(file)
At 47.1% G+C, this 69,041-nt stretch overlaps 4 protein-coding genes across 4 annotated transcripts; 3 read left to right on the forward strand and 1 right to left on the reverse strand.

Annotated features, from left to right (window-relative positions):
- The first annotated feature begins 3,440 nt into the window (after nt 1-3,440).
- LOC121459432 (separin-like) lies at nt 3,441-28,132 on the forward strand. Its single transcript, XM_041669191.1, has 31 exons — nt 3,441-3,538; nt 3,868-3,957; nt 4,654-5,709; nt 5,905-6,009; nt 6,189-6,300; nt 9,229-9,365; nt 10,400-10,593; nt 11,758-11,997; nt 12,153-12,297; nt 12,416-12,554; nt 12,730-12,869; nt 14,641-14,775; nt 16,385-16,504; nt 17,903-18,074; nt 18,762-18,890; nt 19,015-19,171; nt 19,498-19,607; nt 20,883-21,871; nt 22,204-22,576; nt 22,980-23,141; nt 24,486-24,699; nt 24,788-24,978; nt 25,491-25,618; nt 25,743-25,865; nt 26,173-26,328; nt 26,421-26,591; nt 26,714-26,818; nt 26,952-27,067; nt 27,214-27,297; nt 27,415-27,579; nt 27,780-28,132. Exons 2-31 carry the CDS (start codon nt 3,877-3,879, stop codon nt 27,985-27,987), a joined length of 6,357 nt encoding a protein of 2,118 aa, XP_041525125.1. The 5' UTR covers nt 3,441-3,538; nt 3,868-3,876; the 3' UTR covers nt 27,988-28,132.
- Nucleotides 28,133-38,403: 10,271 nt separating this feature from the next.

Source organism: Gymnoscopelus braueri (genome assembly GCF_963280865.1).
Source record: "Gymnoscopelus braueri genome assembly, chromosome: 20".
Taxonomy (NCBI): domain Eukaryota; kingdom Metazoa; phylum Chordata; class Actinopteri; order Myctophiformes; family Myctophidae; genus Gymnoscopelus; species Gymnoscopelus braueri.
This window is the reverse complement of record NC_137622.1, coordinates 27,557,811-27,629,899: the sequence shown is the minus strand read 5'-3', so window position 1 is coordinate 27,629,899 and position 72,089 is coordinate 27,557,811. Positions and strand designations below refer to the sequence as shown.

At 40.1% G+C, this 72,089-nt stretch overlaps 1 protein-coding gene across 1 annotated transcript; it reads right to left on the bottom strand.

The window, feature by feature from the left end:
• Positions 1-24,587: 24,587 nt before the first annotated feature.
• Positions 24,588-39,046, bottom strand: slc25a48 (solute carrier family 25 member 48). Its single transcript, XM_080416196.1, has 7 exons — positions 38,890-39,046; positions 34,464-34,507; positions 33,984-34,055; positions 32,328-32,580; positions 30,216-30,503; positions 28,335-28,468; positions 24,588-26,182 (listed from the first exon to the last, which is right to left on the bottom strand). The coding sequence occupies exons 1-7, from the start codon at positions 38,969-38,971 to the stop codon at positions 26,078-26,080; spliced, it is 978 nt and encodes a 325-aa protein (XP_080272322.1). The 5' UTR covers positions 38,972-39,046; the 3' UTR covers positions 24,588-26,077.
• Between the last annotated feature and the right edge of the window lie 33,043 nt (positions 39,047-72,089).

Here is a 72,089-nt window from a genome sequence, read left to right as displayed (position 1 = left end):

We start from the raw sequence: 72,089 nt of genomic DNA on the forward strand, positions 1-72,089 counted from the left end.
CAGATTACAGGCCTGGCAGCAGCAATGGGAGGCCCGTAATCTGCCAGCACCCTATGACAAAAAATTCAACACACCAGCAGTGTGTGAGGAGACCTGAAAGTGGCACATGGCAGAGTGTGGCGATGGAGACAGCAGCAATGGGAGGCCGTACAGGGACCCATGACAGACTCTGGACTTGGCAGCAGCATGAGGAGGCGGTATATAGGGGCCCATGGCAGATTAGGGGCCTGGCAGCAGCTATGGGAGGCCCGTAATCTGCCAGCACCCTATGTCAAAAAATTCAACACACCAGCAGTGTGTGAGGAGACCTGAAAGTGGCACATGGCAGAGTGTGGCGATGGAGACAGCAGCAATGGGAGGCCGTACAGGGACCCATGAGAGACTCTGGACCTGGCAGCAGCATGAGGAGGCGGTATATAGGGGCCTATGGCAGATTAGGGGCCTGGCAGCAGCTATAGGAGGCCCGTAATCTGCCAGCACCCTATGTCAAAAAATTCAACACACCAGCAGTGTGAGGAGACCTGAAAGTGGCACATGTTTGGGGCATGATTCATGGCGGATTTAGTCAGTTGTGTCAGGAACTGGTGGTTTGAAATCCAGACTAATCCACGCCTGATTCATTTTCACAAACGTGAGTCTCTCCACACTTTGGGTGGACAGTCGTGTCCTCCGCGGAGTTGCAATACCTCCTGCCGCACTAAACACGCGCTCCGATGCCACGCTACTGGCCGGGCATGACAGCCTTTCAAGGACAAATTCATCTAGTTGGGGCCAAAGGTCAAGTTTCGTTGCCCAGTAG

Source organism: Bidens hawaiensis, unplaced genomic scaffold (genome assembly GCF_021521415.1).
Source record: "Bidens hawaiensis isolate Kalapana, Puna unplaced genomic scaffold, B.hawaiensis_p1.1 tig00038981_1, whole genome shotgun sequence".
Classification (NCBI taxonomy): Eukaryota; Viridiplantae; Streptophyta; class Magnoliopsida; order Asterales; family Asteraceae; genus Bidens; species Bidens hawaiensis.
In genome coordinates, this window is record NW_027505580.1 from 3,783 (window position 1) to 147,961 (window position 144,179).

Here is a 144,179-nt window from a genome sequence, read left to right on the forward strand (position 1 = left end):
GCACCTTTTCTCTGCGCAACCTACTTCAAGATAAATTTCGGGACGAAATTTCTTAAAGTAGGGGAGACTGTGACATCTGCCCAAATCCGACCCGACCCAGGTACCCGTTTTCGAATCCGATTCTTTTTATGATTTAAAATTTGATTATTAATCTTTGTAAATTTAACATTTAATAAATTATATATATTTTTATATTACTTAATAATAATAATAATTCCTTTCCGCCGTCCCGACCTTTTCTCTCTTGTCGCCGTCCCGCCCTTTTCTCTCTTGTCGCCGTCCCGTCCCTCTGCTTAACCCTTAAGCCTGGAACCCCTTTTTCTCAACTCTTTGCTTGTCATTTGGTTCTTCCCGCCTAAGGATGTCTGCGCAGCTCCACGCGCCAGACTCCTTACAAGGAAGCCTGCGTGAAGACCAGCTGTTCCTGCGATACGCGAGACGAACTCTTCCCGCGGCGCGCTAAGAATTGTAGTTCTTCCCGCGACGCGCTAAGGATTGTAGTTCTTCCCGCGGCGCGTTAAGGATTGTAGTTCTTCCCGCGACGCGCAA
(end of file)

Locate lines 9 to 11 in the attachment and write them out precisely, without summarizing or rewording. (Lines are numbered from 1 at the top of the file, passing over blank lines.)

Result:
This window is the reverse complement of record NC_137622.1, coordinates 27,557,811-27,629,899: the sequence shown is the minus strand read 5'-3', so window position 1 is coordinate 27,629,899 and position 72,089 is coordinate 27,557,811. Positions and strand designations below refer to the sequence as shown.

At 40.1% G+C, this 72,089-nt stretch overlaps 1 protein-coding gene across 1 annotated transcript; it reads right to left on the bottom strand.

The window, feature by feature from the left end: